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Cover_ThePromiseOfParadiseHarvard grad Ashton Kirk is headed for a promising law career when scandal breaks apart her family. To escape, she changes her name and rents an apartment in the small town of Paradise, New Hampshire, where no one knows who she is.

Ash hopes for solitude, but all bets are off when Eddie West, the town’s most eligible bachelor, moves in downstairs. The sexy auto mechanic loves his women and his cars shiny, sleek, and fast, and when he meets his new housemate, he wastes no time getting friendly. But Eddie is nursing his own recent loss, and the last thing he wants to do is let someone new into his life or his heart.

Can two people from different worlds find common ground and a place to fall in love? Or will Ashton’s past and Eddie’s scars keep them apart just as summer heat brings them together? Is it possible to find your soul mate in the place you least expect?

EXCERPT:

“You okay?” Eddie glanced over his shoulder.

“Yeah. Just resting.” Ash reached for another chair, but this one sprung open when she touched it, and the next thing she knew, it had pinched her finger in its hinge. Hard.

“Ow! Dammit.” Yanking the finger free, she blinked back tears. “That hurt.” A blood blister welled up immediately, and she put it to her mouth to try and suck away the pain.

In an instant Eddie was there. He reached for her hand and held it under the weak light that shone out from the kitchen. “Ouch. That’s gonna sting for a while.”

“No kidding.”

He looked at her, concern in his eyes, and suddenly Ash knew she was in trouble. Big, huge, complicated trouble. She felt as if someone had pushed her out of a plane from about a million miles up, and in that moment on the roof, when Eddie held her hand in his, she fell and kept falling, past the point where she knew whether it was right or wrong, to some bottomless, buoyant space where all she wanted to do was stay in his gaze forever.

“Ash? You okay? You want some ice?”

God, she loved the way the words sounded in his mouth. She loved the way he took her nickname and made it sound like no one else ever had. Even the pinpricks of desire Colin had once stirred now seemed like long-dead embers.

“No, I think it’s—” She couldn’t finish the thought, not with his eyes on her like that. She wanted to pull her hand away, to run the finger under cold water and make the sting go away. But she couldn’t move. Eddie’s gaze traveled from her hand to her face, and in the next instant there was no more space between them: no floor, no rooftop, barely any air at all.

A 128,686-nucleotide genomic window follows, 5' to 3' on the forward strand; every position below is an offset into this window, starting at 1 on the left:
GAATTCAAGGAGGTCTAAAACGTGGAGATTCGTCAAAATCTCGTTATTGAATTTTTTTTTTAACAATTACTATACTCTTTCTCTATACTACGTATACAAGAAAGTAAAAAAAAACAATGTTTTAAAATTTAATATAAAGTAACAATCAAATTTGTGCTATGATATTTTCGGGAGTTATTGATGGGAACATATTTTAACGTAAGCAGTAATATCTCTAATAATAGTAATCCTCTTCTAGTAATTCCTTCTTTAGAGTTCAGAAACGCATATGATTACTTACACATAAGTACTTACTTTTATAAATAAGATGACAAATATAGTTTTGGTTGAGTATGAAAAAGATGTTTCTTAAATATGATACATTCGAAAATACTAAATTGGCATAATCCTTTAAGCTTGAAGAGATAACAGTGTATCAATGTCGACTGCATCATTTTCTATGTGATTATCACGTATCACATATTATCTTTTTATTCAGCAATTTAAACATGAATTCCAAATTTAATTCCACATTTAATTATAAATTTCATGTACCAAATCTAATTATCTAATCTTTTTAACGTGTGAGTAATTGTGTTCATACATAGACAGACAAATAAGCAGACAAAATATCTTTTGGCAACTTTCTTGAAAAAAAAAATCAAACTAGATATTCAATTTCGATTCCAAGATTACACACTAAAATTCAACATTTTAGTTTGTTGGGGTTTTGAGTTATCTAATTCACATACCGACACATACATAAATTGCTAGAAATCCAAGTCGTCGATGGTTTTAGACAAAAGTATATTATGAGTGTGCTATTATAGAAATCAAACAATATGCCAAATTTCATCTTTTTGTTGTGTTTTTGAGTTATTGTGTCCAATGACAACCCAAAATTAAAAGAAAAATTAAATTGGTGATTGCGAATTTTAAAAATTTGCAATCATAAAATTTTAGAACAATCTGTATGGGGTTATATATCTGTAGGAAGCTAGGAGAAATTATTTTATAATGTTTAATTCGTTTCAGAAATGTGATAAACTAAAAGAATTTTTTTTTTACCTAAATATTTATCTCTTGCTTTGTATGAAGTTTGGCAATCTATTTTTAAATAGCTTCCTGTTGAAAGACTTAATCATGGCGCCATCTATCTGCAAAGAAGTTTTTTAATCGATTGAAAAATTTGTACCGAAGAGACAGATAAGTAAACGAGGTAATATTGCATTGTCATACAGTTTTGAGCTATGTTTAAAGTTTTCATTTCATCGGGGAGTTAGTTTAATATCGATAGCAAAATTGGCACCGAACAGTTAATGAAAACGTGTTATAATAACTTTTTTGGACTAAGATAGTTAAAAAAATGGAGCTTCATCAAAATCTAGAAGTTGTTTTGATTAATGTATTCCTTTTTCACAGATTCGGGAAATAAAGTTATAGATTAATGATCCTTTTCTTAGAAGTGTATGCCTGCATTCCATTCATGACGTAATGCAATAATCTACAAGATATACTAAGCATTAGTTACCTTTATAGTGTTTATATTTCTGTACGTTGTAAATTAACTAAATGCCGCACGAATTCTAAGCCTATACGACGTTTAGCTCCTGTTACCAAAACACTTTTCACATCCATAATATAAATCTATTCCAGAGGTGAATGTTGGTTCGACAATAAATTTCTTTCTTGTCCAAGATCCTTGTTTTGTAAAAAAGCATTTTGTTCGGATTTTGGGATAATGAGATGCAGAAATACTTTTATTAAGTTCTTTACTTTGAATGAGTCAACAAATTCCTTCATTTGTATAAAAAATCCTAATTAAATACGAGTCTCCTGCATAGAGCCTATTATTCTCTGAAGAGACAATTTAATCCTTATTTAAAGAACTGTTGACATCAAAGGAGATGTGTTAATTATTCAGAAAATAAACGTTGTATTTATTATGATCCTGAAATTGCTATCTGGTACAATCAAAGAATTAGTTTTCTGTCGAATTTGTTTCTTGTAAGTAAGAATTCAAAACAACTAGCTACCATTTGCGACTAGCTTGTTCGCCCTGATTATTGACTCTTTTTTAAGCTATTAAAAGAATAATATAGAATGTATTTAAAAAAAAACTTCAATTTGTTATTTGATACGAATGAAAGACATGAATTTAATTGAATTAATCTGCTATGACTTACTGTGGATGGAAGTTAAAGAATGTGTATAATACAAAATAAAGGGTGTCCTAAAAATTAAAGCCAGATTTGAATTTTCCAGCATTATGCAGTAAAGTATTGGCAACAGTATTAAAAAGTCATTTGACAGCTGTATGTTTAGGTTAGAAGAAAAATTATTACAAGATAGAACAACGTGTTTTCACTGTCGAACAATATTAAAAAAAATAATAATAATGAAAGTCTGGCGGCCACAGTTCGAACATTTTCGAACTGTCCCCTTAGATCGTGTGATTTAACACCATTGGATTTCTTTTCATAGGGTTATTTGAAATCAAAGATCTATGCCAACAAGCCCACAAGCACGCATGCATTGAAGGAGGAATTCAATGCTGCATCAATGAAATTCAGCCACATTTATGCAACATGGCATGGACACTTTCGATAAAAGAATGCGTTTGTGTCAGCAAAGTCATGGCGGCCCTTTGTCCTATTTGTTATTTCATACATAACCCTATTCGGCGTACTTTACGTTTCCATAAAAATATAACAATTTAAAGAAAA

Allie_AuthorPhotoAllie Boniface is a small-town girl at heart who’s traveled around the world and still finds that the magic and the mystery of small towns make them the best places to fall in love and find adventure. From the New England coast to Rocky Mountain hotels to tiny European bars, she’s found more character and plot inspirations than she could ever count. Currently, she’s lucky enough to live in New York’s beautiful Hudson Valley with her own “Hometown Hero,” a guy who can fix, build, drive, and grill anything and is the epitome of the strong and silent type.

When she isn’t writing love stories, Allie is a full-time high school English teacher who gets a kick out of helping her teenagers negotiate the ups and downs of writing along with the ups and downs of life (because, really, she’s still trying to do the same thing!). And while she’ll continue to travel far and wide, Allie knows there’s really nothing like coming back to the place where the people who have known you forever welcome you home with open arms.

ALLIE BONIFACE – ONLINE LINKS

www.allieboniface.com

www.allieboniface.blogspot.com

Twitter: AllieBoniface1

Facebook: https://www.facebook.com/pages/Allie-Boniface/213522468685926?ref=hl

Comments

  1. Mary Preston says:

    It would be a big learning curve to go the Indie route, but fascinating too I think. I like the new title better. It’s more hopeful.

    marypres(AT)gmail(DOT)com

  2. Thank you for hosting

  3. I was so glad to see this blog post. Thank you so much for the tips!

  4. Rita Wray says:

    I enjoyed the excerpt, thank you.

    Kit3247(at)aol(dot)com

  5. Thanks, everyone! And I’m glad you think the new title’s more hopeful, Mary 🙂

  6. momjane says:

    Basically, what it boils down to is: Never give up, and keep on writing. I am really glad you didn’t give up. Your story sounds really great.

  7. Catherine says:

    As a librarian, I enjoy hearing an author’s perspective on publishing. I certainly know that marketing can be a make-it or break-it tactic for an indie author. I buy books for my library based upon reviews and requests from users. SO, good marketing is likely to lead to purchases by readers and by libraries.